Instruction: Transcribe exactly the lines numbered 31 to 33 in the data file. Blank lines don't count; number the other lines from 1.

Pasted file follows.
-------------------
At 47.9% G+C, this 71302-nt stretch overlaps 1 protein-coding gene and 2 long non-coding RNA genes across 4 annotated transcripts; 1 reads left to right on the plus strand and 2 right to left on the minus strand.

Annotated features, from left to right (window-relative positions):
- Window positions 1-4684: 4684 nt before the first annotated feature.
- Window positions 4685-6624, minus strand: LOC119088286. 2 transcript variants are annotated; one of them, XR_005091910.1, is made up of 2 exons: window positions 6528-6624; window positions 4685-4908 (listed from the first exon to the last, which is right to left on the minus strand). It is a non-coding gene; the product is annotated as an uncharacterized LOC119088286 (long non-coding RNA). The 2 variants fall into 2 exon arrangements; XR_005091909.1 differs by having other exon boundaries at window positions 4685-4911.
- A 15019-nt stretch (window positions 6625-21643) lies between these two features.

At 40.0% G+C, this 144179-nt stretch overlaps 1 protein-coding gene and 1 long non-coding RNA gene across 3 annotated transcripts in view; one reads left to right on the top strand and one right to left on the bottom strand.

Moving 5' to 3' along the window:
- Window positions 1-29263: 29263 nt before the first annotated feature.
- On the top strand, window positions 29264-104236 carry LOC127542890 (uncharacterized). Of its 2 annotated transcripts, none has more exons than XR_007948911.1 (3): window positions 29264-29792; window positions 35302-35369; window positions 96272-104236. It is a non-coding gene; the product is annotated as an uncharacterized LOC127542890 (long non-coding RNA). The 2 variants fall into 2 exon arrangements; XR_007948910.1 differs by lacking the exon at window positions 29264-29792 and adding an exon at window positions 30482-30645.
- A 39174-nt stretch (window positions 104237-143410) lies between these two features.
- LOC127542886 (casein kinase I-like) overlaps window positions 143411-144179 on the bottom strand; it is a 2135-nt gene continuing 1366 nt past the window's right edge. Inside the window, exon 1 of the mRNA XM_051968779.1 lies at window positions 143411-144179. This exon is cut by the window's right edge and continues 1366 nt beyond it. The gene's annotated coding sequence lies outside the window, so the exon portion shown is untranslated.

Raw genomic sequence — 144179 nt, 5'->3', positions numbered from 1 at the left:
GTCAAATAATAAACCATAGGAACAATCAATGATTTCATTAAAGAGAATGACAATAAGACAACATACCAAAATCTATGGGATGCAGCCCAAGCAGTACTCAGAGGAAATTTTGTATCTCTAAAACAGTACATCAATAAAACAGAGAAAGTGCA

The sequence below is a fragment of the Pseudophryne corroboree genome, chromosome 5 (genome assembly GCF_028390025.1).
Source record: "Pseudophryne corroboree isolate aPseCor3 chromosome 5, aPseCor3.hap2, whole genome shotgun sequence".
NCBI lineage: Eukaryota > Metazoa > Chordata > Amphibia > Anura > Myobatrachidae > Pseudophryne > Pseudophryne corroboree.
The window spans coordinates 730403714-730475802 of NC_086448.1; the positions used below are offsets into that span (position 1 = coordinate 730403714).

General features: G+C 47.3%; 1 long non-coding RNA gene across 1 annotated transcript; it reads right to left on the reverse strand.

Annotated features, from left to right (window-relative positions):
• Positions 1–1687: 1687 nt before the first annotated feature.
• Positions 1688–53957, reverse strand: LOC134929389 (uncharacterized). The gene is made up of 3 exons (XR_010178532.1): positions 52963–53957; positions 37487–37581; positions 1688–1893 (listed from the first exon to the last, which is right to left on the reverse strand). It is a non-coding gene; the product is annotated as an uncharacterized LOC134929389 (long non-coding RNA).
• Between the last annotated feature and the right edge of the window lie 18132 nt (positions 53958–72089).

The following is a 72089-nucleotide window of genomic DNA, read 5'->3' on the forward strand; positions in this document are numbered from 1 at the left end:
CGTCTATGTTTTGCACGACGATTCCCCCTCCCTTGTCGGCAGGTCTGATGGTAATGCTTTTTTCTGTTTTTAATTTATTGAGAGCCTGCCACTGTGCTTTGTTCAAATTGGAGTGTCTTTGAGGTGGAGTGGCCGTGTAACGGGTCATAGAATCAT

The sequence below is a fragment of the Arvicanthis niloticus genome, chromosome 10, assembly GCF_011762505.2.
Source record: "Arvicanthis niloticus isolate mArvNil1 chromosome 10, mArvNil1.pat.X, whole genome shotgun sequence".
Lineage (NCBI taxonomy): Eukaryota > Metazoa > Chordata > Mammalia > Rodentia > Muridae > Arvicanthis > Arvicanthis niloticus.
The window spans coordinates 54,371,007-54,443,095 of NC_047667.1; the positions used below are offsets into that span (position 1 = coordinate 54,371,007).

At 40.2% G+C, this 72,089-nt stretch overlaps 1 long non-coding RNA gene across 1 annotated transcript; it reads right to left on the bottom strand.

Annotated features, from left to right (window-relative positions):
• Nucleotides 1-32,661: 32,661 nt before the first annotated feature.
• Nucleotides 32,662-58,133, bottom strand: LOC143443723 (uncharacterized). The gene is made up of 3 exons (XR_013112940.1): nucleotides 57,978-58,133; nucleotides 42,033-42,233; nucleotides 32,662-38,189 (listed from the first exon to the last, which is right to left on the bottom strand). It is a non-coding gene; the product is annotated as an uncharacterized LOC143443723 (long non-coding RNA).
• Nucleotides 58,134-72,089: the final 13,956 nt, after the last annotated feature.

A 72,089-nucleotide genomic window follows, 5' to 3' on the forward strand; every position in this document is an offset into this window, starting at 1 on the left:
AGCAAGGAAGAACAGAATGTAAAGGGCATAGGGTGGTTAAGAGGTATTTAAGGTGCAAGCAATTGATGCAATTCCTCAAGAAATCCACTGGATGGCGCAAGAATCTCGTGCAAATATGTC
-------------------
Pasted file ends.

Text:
• Nucleotides 1-32,661: 32,661 nt before the first annotated feature.
• Nucleotides 32,662-58,133, bottom strand: LOC143443723 (uncharacterized). The gene is made up of 3 exons (XR_013112940.1): nucleotides 57,978-58,133; nucleotides 42,033-42,233; nucleotides 32,662-38,189 (listed from the first exon to the last, which is right to left on the bottom strand). It is a non-coding gene; the product is annotated as an uncharacterized LOC143443723 (long non-coding RNA).
• Nucleotides 58,134-72,089: the final 13,956 nt, after the last annotated feature.